4 surprises about real estate firms in 2023
NAR’s profile of brokerage businesses offers a look inside the makeup, operations and goals of firms, finding that many are still in growth mode.
- The report from the National Association of Realtors gathered data from real estate firms across the U.S., including how much sales volume they generate.
- Most firms are small, and many are optimistic despite the slower market.
- The biggest players take the lion’s share of sales: Of the firms with four or more offices, 24% topped $1 billion in sales volume in 2022.
The brokerage business is dominated by a handful of giants. The top five companies by sales volume — Anywhere, Keller Williams, RE/MAX, HomeServices of America and Compass — captured more than $1.6 trillion in sales in 2022.
But the landscape of real estate firms is vast and varied, and most are small, local companies with just a handful of agents.
In its 2023 Profile of Real Estate Firms, the National Association of Realtors presents a wealth of data about brokerage businesses to help paint a picture of what the industry looks like at the ground level. The report reveals some common ground among firms, including how they attract business, and their outlook on the future in today's uncertain market.
Here are four top takeaways from the findings.
Firms are moving forward, and larger companies are focused on recruiting
The real estate market may have slowed, but a significant number of real estate firms remain bullish about the future.
The report found that 40% of all firms were actively recruiting agents this year, and that number was significantly higher among firms with three offices (80%) or four or more offices (87%), suggesting that larger firms are focused on expanding their market share.
Even as sales have slowed across the board, 30% of firms still expect their profitability to increase this year, while another 30% expect it to stay the same. Small firms were the most optimistic, with just 34% expecting to see declining profits compared to more than 40% of firms with two or more offices.
While many firms expressed optimism despite market challenges, that confidence has dampened considerably over the past two years. In 2021, neary twice as many survey respondents — 58% — expected net income to increase.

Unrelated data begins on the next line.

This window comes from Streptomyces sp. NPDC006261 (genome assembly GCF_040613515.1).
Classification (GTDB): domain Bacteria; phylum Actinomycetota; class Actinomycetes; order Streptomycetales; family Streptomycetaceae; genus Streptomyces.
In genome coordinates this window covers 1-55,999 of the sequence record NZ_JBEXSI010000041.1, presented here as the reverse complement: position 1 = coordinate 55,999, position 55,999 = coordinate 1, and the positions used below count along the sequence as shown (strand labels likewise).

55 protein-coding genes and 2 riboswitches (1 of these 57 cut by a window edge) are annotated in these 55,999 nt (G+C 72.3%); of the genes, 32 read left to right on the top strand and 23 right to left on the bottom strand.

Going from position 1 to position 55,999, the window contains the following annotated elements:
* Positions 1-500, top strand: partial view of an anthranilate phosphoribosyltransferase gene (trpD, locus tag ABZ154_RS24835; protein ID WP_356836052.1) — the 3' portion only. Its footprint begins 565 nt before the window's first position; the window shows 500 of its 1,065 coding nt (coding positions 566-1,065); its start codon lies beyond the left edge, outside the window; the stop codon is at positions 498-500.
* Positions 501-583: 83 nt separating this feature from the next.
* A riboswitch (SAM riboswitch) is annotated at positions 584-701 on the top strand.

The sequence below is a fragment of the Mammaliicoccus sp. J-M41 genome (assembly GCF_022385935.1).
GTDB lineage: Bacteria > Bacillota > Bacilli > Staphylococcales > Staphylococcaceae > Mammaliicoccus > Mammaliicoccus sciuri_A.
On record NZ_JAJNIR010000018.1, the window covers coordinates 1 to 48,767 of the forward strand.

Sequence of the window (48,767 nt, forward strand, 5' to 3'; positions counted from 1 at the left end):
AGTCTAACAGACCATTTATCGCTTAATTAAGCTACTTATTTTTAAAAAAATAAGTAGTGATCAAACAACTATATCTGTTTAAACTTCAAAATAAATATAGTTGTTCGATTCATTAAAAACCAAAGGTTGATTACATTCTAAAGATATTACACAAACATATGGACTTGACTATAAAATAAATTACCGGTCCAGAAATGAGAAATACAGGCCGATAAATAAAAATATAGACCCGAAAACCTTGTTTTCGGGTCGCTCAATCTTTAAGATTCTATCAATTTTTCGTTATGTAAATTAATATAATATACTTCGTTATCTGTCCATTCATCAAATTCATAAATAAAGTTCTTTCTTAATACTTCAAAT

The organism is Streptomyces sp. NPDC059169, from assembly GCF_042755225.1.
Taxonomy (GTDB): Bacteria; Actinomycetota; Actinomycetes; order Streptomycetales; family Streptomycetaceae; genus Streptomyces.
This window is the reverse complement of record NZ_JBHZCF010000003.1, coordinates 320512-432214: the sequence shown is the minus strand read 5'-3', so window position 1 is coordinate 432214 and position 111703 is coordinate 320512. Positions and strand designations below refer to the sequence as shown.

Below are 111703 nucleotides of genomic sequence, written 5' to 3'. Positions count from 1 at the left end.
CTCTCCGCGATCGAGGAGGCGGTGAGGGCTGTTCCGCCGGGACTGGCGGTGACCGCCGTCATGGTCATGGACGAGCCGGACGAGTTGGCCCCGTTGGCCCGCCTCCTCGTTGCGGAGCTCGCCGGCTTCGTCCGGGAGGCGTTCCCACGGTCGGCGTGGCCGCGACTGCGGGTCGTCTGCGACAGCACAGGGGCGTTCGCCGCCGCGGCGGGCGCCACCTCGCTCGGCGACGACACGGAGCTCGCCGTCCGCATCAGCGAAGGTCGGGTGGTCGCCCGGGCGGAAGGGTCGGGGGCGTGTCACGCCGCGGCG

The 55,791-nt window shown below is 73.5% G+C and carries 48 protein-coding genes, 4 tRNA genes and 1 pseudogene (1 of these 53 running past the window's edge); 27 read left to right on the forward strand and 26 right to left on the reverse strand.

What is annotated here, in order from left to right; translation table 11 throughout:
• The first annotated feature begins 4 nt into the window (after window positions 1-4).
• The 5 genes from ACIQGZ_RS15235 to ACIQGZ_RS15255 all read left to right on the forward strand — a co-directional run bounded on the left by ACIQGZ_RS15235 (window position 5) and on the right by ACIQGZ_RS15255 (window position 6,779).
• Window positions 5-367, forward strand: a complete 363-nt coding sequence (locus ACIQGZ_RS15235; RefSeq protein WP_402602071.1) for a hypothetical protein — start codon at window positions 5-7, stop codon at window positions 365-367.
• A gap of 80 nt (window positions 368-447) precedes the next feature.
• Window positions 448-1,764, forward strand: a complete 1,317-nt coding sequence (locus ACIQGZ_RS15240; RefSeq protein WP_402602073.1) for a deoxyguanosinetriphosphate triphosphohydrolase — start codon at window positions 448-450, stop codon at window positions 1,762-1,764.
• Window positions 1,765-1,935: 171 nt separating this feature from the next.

Most firms are small and independent
While it's usually the big players that grab the headlines, the typical firm is a small mom-and-pop shop with no national affiliation.
A substantial 81% of real estate firms had a single office with around three agents, the survey found. Of all firms across the U.S., 86% were independent and non-franchised, while 12% were independent but franchised. These numbers have been consistent for decades, said Matt Christopherson, senior research analyst at NAR. In 1979, for example, 86% of firms had just one office.
But there's a reason why the big brokerages claim such a large share of sales: Even though they account for a smaller share of total firms, the large, franchised companies are home to the majority of agents, Christopherson noted.
Firms that make the leap from 1 office to 3+ see sales soar
As a firm grows, sales volume appears to increase exponentially: Firms with one office had a median sales volume of $5.3 million last year; that jumped to just over $17 million for firms with two offices, then leapt up to $81.6 million for those with three offices. Firms with four or more offices had a median sales volume of $154.6 million.
Similarly, the median number of transaction sides for one-office firms was 15, while firms with three offices handled 246 sides, and those with four or more reported 403.
Perhaps not surprisingly, the biggest firms claimed the lion's share of sales. Nearly a quarter of U.S. firms with four or more offices (24%) had sales volume exceeding $1 billion. But among firms with three offices, only 3% were able to hit that $1 billion level.
For the typical single-office firm, 42% made less than $5 million and 7% had no transactions in 2022.
Nearly all sales come from repeat business and referrals, but ancillary services add to revenue
Confirming that real estate is all about building and nurturing relationships, firms typically generated 48% of their sales volume from repeat business, and another 47% from past client referrals.
So where does marketing come into play? Firms with four or more offices received 20% of their inquiries via social media (smaller firms received almost none) — but as far as sales volume, the firms surveyed reported practically no sales resulting from marketing efforts including print ads, digital marketing, door knocking or open houses.
But many firms offer services beyond their primary residential brokerage services. The top three ancillary services provided in-house among all firms were business brokerage (28% of firms), commercial consulting (16%) and relocation services (13%). About a quarter of larger firms — those with four or more offices — also offered mortgage and title or escrow services.